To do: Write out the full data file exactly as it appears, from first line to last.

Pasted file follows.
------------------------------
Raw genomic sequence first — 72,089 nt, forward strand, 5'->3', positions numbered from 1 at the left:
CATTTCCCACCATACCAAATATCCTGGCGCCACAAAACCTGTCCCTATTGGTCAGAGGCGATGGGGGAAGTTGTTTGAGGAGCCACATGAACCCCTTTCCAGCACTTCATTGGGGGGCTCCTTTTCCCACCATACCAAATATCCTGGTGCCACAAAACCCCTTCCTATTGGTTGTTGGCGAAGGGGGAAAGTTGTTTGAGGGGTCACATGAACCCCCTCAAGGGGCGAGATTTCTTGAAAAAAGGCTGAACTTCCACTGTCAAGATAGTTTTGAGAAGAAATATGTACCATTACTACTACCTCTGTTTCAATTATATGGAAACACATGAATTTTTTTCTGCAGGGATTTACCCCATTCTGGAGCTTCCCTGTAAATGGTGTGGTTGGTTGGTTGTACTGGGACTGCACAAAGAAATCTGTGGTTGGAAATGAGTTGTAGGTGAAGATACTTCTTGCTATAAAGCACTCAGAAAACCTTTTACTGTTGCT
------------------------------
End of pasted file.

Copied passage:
Raw genomic sequence first — 72,089 nt, forward strand, 5'->3', positions numbered from 1 at the left:
CATTTCCCACCATACCAAATATCCTGGCGCCACAAAACCTGTCCCTATTGGTCAGAGGCGATGGGGGAAGTTGTTTGAGGAGCCACATGAACCCCTTTCCAGCACTTCATTGGGGGGCTCCTTTTCCCACCATACCAAATATCCTGGTGCCACAAAACCCCTTCCTATTGGTTGTTGGCGAAGGGGGAAAGTTGTTTGAGGGGTCACATGAACCCCCTCAAGGGGCGAGATTTCTTGAAAAAAGGCTGAACTTCCACTGTCAAGATAGTTTTGAGAAGAAATATGTACCATTACTACTACCTCTGTTTCAATTATATGGAAACACATGAATTTTTTTCTGCAGGGATTTACCCCATTCTGGAGCTTCCCTGTAAATGGTGTGGTTGGTTGGTTGTACTGGGACTGCACAAAGAAATCTGTGGTTGGAAATGAGTTGTAGGTGAAGATACTTCTTGCTATAAAGCACTCAGAAAACCTTTTACTGTTGCT